See 10.1, Anisocoria.
Parinaud syndrome/dorsal midbrain lesion: Bilateral mid-dilated pupils that react poorly to light but constrict normally with convergence (not tonic). Associated with eyelid retraction (Collier Sign), supranuclear upgaze paralysis, and convergence retraction nystagmus. An MRI should be performed to rule out pinealoma and other midbrain pathology.
Holmes–Adie syndrome: Tonic pupil and tendon areflexia. May be associated with autonomic and peripheral neuropathy.
Idiopathic most commonly. Orbital trauma, surgery, and varicella zoster infection are seen frequently. Early syphilis, parvovirus B19, herpes simplex virus, botulism, paraneoplastic syndrome, giant cell arteritis (GCA), pan-retinal photocoagulation, and neurological Lyme disease less commonly. Rare associations reported with endometriosis, seminomas, and Sjogren syndrome.
See 10.1, Anisocoria, for a general work-up when the diagnosis is uncertain.
1. Evaluate pupils at slit lamp or with a muscle light for irregular and slow constriction.
2. Test for cholinergic hypersensitivity. Instill 0.125% pilocarpine in both eyes and recheck pupils in 10 to 15 minutes. An Adie pupil constricts while the normal pupil does not.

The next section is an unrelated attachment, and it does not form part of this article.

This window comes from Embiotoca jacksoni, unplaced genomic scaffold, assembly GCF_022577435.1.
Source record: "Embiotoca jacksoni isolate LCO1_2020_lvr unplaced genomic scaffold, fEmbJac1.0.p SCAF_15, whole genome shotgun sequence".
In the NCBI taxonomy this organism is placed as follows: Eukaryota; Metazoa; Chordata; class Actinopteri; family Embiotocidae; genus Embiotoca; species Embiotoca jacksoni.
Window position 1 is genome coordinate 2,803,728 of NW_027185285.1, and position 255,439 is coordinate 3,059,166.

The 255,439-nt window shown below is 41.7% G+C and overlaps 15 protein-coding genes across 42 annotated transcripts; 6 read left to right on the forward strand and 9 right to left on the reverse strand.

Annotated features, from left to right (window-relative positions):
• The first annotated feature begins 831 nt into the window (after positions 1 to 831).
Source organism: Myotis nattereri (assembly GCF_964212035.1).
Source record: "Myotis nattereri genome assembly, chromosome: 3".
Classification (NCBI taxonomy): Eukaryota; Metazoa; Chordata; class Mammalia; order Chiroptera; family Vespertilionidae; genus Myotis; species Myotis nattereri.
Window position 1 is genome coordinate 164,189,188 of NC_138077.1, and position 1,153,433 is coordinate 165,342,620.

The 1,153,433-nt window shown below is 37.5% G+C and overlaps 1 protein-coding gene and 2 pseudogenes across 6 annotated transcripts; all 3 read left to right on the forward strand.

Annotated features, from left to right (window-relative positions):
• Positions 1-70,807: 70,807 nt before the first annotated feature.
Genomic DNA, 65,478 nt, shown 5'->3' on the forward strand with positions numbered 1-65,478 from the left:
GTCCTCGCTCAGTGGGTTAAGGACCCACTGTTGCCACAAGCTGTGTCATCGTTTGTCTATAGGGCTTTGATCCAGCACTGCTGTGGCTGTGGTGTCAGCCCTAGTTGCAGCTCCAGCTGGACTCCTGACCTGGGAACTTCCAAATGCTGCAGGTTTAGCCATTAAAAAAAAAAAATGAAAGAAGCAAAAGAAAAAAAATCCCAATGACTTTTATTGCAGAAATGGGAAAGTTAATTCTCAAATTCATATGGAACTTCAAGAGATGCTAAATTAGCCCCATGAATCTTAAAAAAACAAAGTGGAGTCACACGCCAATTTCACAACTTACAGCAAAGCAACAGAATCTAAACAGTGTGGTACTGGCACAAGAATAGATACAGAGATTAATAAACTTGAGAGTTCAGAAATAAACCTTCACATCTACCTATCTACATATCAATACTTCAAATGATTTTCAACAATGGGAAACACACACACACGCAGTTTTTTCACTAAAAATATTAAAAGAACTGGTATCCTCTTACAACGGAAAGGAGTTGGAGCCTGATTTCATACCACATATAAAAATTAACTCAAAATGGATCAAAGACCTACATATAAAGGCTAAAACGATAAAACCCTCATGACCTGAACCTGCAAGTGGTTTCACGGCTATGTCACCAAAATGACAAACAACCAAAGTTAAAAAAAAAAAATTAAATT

3. If bilateral simultaneous Adie pupils, consider further laboratory investigations including testing for the aforementioned etiologies. For unilateral involvement, no further laboratory investigations are necessary.
NOTE: The dilute pilocarpine test may occasionally be positive in familial dysautonomia. Hypersensitivity may not be present with an acute Adie pupil and may need to be retested a few weeks later.
4. If Adie pupil is present in a patient younger than 1 year, consult a pediatric neurologist to rule out familial dysautonomia (Riley–Day syndrome).
Pilocarpine 0.125% b.i.d. to q.i.d. for cosmesis and to aid in accommodation, if desired.
If the diagnosis is certain, follow-up is routine.
10.5 ISOLATED THIRD NERVE PALSY
Binocular diplopia and ptosis; with or without pain.
NOTE: Pain does not distinguish between microvascular infarction and compression.
(See Figures 10.5.1 through 10.5.4.)
FIGURE 10.5.1. Isolated right third cranial nerve palsy with complete ptosis.
FIGURE 10.5.2. Isolated right third cranial nerve palsy: Primary gaze showing right exotropia and dilated pupil.
FIGURE 10.5.3. Isolated right third cranial nerve palsy: Left gaze showing inability to adduct right eye.
FIGURE 10.5.4. Isolated right third cranial nerve palsy: Right gaze showing normal abduction of right eye.
1. External ophthalmoplegia.
—Complete palsy: Limitation of ocular movement in all fields of gaze except temporally.
—Incomplete palsy: Partial limitation of ocular movement.
—Superior division palsy: Ptosis and an inability to look up.
—Inferior division palsy: Inability to look nasally or inferiorly.
2. Internal ophthalmoplegia.
—Pupil-involving: A fixed, dilated, poorly reactive pupil.